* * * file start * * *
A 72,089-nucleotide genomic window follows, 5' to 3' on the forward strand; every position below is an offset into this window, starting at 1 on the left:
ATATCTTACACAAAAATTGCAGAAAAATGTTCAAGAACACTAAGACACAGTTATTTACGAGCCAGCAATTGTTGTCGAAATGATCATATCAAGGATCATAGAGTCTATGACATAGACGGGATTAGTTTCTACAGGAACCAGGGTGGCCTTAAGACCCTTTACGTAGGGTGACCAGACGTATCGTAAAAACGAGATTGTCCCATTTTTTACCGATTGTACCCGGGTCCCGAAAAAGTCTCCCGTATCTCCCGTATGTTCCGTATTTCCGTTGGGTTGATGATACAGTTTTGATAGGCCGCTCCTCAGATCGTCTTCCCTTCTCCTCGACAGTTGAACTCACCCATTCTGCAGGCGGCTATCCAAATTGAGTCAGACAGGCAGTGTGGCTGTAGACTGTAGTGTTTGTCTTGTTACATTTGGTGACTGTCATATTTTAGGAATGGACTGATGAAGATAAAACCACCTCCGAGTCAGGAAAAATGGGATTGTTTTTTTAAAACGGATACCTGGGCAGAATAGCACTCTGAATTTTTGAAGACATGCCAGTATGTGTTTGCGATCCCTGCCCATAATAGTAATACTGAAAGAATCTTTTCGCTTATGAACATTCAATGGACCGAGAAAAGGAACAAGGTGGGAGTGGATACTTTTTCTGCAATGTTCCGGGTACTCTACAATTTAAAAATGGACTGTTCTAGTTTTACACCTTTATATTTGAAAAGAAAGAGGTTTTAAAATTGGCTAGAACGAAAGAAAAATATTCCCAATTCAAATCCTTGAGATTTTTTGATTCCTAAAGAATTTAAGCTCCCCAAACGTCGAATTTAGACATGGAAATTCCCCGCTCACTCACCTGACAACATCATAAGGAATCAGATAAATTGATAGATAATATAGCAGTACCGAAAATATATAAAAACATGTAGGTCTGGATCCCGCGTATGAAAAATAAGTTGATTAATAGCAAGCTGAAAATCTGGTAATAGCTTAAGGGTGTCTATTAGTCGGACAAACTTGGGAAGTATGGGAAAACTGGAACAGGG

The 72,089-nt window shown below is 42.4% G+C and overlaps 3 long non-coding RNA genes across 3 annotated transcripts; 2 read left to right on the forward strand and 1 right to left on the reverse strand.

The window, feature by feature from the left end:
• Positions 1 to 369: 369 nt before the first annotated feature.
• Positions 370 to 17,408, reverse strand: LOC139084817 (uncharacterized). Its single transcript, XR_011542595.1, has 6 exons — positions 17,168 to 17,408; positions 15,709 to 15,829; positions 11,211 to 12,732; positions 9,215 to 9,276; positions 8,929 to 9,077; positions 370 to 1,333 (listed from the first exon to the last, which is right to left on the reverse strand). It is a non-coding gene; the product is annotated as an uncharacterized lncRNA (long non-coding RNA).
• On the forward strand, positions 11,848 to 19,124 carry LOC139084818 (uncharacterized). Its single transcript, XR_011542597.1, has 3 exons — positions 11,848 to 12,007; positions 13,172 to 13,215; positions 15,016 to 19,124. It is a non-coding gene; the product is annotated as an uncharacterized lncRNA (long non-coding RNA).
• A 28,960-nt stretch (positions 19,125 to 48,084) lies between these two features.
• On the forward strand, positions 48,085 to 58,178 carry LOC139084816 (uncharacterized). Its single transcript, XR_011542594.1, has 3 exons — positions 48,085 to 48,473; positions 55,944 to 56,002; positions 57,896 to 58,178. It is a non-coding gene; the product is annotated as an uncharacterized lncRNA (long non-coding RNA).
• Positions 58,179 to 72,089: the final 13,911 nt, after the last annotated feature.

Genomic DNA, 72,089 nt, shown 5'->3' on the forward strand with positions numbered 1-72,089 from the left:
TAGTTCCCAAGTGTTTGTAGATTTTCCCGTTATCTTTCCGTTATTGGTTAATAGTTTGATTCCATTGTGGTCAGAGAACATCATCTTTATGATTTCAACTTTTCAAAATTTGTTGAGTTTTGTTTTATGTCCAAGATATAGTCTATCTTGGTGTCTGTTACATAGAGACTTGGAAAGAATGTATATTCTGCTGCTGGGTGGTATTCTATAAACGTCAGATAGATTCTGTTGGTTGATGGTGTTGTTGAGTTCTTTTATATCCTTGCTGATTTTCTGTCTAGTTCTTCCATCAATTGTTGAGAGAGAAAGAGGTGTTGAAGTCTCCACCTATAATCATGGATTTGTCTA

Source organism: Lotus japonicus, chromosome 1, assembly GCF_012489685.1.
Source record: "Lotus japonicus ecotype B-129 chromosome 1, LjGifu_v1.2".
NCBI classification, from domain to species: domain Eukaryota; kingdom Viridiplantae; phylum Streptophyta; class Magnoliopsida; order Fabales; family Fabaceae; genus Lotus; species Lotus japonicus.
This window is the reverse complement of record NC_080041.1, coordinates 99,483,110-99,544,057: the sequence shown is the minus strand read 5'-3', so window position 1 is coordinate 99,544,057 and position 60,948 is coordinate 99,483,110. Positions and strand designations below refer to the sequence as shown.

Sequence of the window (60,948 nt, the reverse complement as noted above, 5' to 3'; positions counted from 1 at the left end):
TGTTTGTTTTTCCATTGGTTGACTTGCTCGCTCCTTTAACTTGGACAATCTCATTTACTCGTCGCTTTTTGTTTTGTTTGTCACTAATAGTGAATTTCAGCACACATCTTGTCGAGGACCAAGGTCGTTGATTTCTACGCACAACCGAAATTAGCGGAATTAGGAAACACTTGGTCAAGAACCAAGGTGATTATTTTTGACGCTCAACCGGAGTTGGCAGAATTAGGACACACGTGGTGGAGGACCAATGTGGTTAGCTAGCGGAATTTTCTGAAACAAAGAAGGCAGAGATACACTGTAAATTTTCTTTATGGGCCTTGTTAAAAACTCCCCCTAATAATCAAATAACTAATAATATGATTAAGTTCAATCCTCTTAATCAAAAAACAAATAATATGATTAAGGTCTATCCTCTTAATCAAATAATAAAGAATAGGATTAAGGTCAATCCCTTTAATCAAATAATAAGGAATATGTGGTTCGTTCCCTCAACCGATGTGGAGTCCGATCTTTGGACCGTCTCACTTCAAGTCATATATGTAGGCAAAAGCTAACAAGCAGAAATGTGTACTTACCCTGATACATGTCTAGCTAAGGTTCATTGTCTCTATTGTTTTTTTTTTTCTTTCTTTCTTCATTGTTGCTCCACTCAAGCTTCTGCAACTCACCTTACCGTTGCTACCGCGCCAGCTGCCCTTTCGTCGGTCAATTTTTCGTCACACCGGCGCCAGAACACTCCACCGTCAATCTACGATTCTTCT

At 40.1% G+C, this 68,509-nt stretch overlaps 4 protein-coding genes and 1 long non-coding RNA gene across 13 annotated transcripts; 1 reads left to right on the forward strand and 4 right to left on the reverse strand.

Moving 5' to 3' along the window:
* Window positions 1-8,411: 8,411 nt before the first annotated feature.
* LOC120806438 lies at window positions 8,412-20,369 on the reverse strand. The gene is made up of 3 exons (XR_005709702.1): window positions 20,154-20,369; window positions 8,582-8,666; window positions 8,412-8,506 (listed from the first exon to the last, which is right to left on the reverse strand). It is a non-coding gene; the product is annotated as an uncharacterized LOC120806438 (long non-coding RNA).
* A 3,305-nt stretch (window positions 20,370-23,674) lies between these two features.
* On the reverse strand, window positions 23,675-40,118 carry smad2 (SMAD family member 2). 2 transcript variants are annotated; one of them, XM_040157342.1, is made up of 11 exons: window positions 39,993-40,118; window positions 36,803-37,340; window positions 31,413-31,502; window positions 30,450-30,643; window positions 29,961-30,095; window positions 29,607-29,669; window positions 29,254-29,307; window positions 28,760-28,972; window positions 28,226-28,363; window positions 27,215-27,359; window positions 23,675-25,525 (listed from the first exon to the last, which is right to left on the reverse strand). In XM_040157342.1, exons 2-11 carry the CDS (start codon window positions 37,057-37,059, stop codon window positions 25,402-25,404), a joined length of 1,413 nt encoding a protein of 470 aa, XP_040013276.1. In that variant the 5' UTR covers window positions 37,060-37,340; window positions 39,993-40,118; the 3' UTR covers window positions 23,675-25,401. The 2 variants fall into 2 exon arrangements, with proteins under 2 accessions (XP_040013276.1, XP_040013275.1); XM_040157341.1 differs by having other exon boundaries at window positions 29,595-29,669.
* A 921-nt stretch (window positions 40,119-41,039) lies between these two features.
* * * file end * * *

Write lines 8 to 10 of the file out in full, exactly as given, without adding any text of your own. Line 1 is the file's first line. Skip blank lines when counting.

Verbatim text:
• A 28,960-nt stretch (positions 19,125 to 48,084) lies between these two features.
• On the forward strand, positions 48,085 to 58,178 carry LOC139084816 (uncharacterized). Its single transcript, XR_011542594.1, has 3 exons — positions 48,085 to 48,473; positions 55,944 to 56,002; positions 57,896 to 58,178. It is a non-coding gene; the product is annotated as an uncharacterized lncRNA (long non-coding RNA).
• Positions 58,179 to 72,089: the final 13,911 nt, after the last annotated feature.